Background Non-adherence to immunosuppressive medications following renal transplantation is a risk factor for rejection and graft loss. Despite the dire consequences, adherence lapses, both unintentional and intentional, are common and poorly understood. Objective The present study sets to compare the rates and determinants of unintentional, intentional and overall self-reported non-adherence. Setting Outpatient clinic at the National University Centre for Organ Transplantation, Singa- pore. Method This was a cross-sectional survey administered to N = 152 renal transplant recipients. Main outcome measure They completed the Transplant Effects Questionnaire, Beliefs about Medications Questionnaire, Multidimensional Scale of Perceived Social Support, the Depression, Anxiety and Stress Scale, and the Medication Adherence Report Scale. Clinical and laboratory information were also assessed. Results The prevalence rates for overall, unintentional, and intentional self- reported non-adherence were 19.7, 47.4, and 15.1% respectively. Unintentional non-adherence was predicted by engagement in formal work, a primary diagnosis of autoimmune nephritis, and being a recipient of a living-donor renal transplant (i.e. stable characteristics). In contrast, intentional non-adherence was predicted by co-morbid burden and patients’ evaluation of the side effects of their medications. Overall non-adherence was predicted by a deliberate decision-making process involv - ing the weighing of the costs of using immunosuppressive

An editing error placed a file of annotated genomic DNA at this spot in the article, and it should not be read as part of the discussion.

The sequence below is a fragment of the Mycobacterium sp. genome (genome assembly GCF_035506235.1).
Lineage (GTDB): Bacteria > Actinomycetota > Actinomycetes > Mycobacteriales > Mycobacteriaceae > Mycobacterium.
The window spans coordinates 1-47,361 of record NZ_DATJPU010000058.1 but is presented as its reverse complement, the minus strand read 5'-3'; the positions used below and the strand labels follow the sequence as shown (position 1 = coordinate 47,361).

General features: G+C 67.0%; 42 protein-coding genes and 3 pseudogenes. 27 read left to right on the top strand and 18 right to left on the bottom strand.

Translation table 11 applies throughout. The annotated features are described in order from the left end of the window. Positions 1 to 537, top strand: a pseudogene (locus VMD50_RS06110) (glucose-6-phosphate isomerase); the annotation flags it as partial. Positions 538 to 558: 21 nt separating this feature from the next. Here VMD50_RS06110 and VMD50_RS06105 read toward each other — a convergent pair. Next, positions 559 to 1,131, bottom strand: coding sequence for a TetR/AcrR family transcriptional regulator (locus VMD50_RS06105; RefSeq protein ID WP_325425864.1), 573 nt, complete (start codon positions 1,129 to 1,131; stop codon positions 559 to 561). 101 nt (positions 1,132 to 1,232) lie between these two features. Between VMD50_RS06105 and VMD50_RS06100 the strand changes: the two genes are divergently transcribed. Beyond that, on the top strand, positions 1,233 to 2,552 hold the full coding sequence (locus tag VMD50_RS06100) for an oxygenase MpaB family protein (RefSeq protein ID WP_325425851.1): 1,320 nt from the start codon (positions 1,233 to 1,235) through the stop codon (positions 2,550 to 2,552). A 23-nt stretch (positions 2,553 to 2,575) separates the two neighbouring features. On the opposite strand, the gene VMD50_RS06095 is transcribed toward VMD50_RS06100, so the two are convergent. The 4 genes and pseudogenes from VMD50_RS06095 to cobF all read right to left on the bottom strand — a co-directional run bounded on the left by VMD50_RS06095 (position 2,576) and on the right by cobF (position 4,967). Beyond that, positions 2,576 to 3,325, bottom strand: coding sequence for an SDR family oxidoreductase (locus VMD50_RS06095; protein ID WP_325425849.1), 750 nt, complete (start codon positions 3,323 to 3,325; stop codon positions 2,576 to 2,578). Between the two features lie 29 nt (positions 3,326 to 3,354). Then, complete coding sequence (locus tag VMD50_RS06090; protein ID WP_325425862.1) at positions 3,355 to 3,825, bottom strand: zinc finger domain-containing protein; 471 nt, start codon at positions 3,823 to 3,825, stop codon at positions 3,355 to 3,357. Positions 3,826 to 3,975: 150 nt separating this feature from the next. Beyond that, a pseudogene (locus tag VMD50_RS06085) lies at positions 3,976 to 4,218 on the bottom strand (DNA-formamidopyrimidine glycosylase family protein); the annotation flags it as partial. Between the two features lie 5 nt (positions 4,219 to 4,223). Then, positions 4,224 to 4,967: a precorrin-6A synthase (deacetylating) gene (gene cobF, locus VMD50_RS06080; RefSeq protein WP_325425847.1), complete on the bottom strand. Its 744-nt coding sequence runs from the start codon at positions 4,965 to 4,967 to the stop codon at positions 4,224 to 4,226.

International Journal of Clinical Pharmacy – Springer Journals
Published: Jun 6, 2018
It’s your single place to instantly
discover and read the research
that matters to you.
Enjoy affordable access to
over 18 million articles from more than
15,000 peer-reviewed journals.
All for just $49/month
Query the DeepDyve database, plus search all of PubMed and Google Scholar seamlessly
Save any article or search result from DeepDyve, PubMed, and Google Scholar... all in one place.
All the latest content is available, no embargo periods.
“Whoa! It’s like Spotify but for academic articles.”@Phil_Robichaud